Most adaptive filter algorithms work to remove any correlation between the output and the input. Removing any signal correlated with the motion sensor output is not desirable for all signals; a sinewave input will result in a sinewave output, which will be correlated with the input. As a result, one conventional NLMS FIR implementation may attempt to remove the sinewave component completely, so that a pure tone will be rapidly and completely removed from the output signal. Such is also true of feedback control using the implant output (e.g., drive signal) instead of the motion sensor output, provided the same type of algorithm is used. One demonstration of noise removal in adaptive filters demonstrated the rapid and complete removal of a warbling “ambulance” tone; removal of alarm tones, many of which are highly correlated, would be a drawback for any patient using such a device. Music is also highly self-correlated, so that music quality often suffers in conventional hearing aids at the hands of feedback control circuitry. Fortunately, the autocorrelation of speech has support only for very small values of lags, and thus is not well self-correlated, and is not usually greatly impacted by feedback cancellation systems in conventional hearing aids.

Accordingly, in some instances an IIR (infinite impulse response) filter may be a better choice for the adaptive filter model. Such an adaptive filter can compactly and efficiently compute with a few terms transfer functions that would take many times (sometimes hundreds) as many FIR terms. Unfortunately, it has traditionally been very difficult to implement adaptive FIR filters. The issues are primarily with stability and computation of the gradient. The traditional approaches to this problem are all computationally intensive or can produce unsatisfactory results. FIR filters, unlike FIR filters, contain poles in their response and can become unstable with any combination of input parameters that result in a pole outside of the unit circle in z space. As a result, the stability of a set of coefficients must be determined before presentation to the filter. With a conventional “direct” form of IIR filter, it is computationally intensive to determine the stability. Other forms of IIR filter, such as the lattice filter, are easier to stabilize but require more computational steps. In the case of the lattice filter, there will be about 4 times as many arithmetic operations performed as with the direct form.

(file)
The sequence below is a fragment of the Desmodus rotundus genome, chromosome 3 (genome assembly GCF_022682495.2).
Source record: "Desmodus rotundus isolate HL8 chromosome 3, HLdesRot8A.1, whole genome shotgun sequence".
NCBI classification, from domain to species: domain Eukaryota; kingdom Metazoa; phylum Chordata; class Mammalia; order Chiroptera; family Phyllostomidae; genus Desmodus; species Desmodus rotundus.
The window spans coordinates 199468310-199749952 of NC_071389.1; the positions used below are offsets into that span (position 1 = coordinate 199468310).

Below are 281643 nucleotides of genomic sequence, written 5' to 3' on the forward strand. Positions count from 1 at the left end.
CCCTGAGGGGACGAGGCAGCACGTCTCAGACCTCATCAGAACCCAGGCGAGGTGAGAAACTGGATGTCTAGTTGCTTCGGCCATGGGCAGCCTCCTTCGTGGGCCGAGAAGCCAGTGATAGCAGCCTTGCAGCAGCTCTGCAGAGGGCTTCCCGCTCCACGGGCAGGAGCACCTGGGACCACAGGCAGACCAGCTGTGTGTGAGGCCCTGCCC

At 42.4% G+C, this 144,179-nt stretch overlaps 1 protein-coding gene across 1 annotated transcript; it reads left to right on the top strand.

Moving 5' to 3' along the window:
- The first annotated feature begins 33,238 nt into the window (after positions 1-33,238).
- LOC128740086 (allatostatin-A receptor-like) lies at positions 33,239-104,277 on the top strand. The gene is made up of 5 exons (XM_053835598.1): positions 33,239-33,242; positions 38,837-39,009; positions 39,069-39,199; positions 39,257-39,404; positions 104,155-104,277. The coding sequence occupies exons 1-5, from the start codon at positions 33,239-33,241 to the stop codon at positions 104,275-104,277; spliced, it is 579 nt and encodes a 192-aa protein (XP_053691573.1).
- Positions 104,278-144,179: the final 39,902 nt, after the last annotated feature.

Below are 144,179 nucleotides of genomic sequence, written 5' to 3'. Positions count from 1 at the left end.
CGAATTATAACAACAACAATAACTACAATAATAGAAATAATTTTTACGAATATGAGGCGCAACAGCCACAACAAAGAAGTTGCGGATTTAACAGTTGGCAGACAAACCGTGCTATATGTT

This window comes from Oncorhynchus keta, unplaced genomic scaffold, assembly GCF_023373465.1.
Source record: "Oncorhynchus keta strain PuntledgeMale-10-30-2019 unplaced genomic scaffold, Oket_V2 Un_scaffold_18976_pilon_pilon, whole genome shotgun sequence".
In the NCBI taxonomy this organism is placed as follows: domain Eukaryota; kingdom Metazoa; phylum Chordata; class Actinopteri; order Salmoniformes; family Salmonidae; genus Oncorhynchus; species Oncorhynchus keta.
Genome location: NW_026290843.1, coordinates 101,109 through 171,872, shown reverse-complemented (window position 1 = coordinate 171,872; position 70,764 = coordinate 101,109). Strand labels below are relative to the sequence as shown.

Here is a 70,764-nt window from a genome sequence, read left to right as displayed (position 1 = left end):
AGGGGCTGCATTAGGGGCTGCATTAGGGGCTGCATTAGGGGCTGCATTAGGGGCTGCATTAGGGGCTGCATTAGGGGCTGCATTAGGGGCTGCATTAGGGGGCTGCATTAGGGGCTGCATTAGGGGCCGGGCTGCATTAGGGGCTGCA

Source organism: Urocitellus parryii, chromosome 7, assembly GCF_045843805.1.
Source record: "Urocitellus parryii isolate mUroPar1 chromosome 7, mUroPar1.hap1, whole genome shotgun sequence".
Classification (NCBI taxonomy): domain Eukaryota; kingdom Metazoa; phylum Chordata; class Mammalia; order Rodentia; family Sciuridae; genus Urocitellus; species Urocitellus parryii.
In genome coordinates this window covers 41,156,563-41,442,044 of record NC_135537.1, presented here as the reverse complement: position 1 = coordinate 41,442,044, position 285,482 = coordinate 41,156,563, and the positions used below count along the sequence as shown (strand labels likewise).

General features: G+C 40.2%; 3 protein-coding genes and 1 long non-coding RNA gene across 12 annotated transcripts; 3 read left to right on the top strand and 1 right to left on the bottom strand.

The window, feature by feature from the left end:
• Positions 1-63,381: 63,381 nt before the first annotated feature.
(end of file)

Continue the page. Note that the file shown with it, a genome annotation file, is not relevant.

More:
The gradient of IIR filters can also be difficult to compute. The most common approaches are to abandon the proper use of minimization entirely and adopt what is known as an equation error approach. Such an approach uses an FIR on both of the channels, and results in a simple, easy to program structure that does not minimize the residual energy. Another approach is to use an iterative structure to calculate the gradient. This approach is generally superior to using equation error, but it is computationally intensive, requiring about as much computation as the IIR filter itself.

A conventional adaptive IIR filter will normally do its best to remove any signal on the mic that is correlated with the motion sensor output response, including removing signals such as sinewaves, music and alarm tones. As a result, the quality of the signal may suffer, or the signal may be eliminated altogether. Finally, the IIR filter, like the FIR filter, can have slow convergence due to the range between its maximum and minimum values.

FIG. 6 provides a system that utilizes an adaptive filter arrangement that overcomes the drawbacks of some existing filters. In this regard, the system utilizes an adaptive filter that is computationally efficient, converges quickly, remains stable, and is not confused by correlated noise. To produce such an adaptive filter, the system of FIG. 6 utilizes an adaptive filter that adapts based on the current operating conditions (e.g., operating environment) of the implantable hearing instrument. However, it will be appreciated that such operating conditions are often not directly observable. That is, the operating conditions form latent parameters or variables. Accordingly, the system is operative to estimate the latent variable(s) for purposes of adapting to current operating conditions. Stated otherwise, the system utilizes a latent variable adaptive filter.

The latent variable adaptive filter (LVAF) is computationally efficient, converges quickly, can be easily stabilized, and its performance is robust in the presence of correlated noise. It is based on IIR filters, but rather than adapting all the coefficients independently, it uses the functional dependence of the coefficients on a latent variable, which may include a vector variables and/or scalar variables. In statistics, a latent variable is one which is not directly observable, but that can be deduced from observations of the system. An example of a latent variable is the thickness of the tissue over the microphone. This cannot be directly measured, but can be deduced from the change in the microphone motion sensor (i.e., mic/acc) transfer function.